Saturday, 20 February 2010

On Living deliberately

On Living the spontaneity, wholeness, and humanity of the zen vision.
"When you realise that there is nothing lacking, the whole world belongs to you". - Lao Tzu.

The poem reads:

His life is not poor
He has riches beyond measure
Pointing to the moon, gazing at the moon
This old guest follows the way 

Budai/Hotei, or more popularly, the Laughing/Fat Buddha or Happy Chinaman (depending on where you're from) is clearly "a man who has everything - everything he needs".

And i find good support for my living deliberately and contentedly on the first few introductory pages of a book on Western philosophy - "Good living for me means having the time to actually think and make my ideas coherent, instead of being forced to act on impulse - quickly and not very intelligently, to everything in my life."

It is, after all, about living consciously, deliberately - that is all. Life, after all, is about living, and growing (changing) with Life. Let the world happen, and I with it. Even Plato himself, one of the fathers of Western philosophy, said, with perhaps a hint of an enigmatic smile, "the Good is One", ancient Greek zen.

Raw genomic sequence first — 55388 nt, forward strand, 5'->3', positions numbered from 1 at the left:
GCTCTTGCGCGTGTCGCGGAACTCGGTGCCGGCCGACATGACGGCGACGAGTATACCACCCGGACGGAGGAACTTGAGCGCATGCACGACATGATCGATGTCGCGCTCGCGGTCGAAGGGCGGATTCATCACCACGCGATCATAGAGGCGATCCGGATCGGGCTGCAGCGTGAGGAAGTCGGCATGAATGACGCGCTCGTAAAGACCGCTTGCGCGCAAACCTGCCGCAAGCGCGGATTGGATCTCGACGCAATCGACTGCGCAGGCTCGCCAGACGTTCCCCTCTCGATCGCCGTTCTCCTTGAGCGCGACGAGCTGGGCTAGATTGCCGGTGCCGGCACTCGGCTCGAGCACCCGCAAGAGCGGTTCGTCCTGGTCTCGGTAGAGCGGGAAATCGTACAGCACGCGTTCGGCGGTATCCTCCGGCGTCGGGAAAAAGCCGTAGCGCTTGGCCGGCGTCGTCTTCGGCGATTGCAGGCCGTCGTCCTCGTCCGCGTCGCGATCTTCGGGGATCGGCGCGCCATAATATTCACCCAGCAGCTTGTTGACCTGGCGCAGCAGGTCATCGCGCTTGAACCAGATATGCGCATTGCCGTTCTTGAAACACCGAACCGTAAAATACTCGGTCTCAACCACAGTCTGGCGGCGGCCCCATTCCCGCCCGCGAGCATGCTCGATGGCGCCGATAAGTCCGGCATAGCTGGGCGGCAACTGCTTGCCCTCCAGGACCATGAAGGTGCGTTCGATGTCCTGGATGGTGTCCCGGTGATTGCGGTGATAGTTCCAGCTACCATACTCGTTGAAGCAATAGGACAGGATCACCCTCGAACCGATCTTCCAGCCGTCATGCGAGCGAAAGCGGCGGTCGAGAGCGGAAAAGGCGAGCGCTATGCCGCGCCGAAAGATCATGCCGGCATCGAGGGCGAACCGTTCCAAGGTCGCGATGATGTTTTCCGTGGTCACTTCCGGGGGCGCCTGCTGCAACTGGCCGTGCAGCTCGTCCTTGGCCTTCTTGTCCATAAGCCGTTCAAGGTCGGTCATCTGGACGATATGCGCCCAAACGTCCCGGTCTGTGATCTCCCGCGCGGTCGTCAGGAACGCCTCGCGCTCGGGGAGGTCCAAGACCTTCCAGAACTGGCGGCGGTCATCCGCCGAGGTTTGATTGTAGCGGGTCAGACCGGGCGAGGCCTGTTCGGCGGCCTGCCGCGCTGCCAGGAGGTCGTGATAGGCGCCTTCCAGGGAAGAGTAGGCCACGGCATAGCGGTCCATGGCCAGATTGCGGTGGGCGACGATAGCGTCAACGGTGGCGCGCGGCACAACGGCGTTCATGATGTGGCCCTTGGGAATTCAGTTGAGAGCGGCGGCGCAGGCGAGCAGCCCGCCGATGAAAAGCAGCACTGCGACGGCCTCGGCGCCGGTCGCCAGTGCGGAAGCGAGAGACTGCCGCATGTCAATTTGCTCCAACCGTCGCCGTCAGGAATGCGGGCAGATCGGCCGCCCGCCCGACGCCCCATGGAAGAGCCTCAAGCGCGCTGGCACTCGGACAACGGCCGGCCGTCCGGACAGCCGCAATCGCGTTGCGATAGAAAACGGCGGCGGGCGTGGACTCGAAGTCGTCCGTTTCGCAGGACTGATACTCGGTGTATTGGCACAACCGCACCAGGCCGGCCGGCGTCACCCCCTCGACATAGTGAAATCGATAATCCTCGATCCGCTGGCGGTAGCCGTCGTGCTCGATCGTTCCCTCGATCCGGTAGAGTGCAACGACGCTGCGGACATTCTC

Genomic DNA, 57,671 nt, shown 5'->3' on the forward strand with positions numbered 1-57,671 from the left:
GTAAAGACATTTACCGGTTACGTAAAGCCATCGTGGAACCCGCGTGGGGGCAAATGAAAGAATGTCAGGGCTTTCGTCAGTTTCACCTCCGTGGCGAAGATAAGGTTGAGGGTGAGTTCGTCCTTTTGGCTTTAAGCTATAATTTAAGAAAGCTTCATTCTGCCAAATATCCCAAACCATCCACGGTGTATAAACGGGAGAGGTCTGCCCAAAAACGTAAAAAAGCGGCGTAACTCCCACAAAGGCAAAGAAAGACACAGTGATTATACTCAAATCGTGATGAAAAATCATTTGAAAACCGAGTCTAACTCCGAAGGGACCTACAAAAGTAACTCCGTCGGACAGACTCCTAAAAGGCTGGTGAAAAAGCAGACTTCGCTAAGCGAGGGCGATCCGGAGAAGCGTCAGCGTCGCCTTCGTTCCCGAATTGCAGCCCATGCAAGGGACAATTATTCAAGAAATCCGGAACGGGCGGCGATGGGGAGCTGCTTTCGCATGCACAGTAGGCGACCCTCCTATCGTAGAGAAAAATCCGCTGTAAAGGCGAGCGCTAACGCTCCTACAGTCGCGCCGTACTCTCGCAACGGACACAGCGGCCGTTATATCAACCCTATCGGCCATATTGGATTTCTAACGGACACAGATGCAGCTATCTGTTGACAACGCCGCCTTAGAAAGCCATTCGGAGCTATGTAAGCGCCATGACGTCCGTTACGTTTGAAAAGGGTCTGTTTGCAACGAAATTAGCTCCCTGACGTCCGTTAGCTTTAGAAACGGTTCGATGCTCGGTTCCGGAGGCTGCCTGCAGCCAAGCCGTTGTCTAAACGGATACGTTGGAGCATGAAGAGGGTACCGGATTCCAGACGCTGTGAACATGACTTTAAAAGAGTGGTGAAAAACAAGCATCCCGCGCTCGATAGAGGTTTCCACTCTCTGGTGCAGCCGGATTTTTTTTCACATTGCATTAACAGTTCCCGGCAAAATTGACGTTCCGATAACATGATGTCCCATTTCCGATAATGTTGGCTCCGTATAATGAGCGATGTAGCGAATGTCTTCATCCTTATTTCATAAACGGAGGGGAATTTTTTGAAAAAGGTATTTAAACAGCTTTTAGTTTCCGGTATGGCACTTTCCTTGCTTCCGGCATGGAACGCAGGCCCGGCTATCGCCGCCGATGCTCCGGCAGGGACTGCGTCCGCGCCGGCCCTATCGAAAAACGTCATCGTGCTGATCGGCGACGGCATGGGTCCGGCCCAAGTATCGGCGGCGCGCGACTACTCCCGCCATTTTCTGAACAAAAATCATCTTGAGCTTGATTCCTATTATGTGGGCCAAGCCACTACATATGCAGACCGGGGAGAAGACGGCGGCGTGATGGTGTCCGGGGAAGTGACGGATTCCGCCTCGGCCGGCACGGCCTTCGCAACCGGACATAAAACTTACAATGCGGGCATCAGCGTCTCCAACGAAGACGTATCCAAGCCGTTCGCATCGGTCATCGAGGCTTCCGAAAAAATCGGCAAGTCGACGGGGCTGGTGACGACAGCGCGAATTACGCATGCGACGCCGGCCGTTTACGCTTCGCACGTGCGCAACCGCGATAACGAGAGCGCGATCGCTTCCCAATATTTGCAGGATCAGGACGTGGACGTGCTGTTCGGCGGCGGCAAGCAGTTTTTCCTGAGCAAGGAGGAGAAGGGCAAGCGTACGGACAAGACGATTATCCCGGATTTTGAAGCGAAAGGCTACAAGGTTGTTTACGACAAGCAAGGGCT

Intriguingly, for me, Zen is not just a mystical Eastern philosophy - many Western thinkers, from Thoreau to Blake and even Weber have explored it, mused on it, pondered and wondered on it. And even now, we finally find out that "happiness might ward off heart disease".

For me I like to look at the interstices of Eastern and Western thought, and at the overlaps, at how they differ, and complement. I like to think that good philosophy has a certain universality - nature does not like gaps. Just as living a good life, being happy, and being Good, which i feel comes much more easily, and naturally with living consciously, living humanly, and in peace, joy, empathy and understanding of others.

For did Confucius not say, human-heartedness is the greatest happiness.

And for did the Bible not say, "I will remove from you your heart of stone, and give you a heart of flesh" (Ezekiel 36:26).

In any case, I aspire to, like Budai, as HH the Dalai Lama wisely says, "seek not to have what you want, but want what you have".

Friday, 19 February 2010

A conversation.

I think, what really changed me was that trip to remote northern Laos, where I had the chance to stay for a while with these farmers, who work so hard just so they could provide for their families, and sit down and have dinner together at the end of the day. To me there is so much honesty, so much grace, so much nobility in them.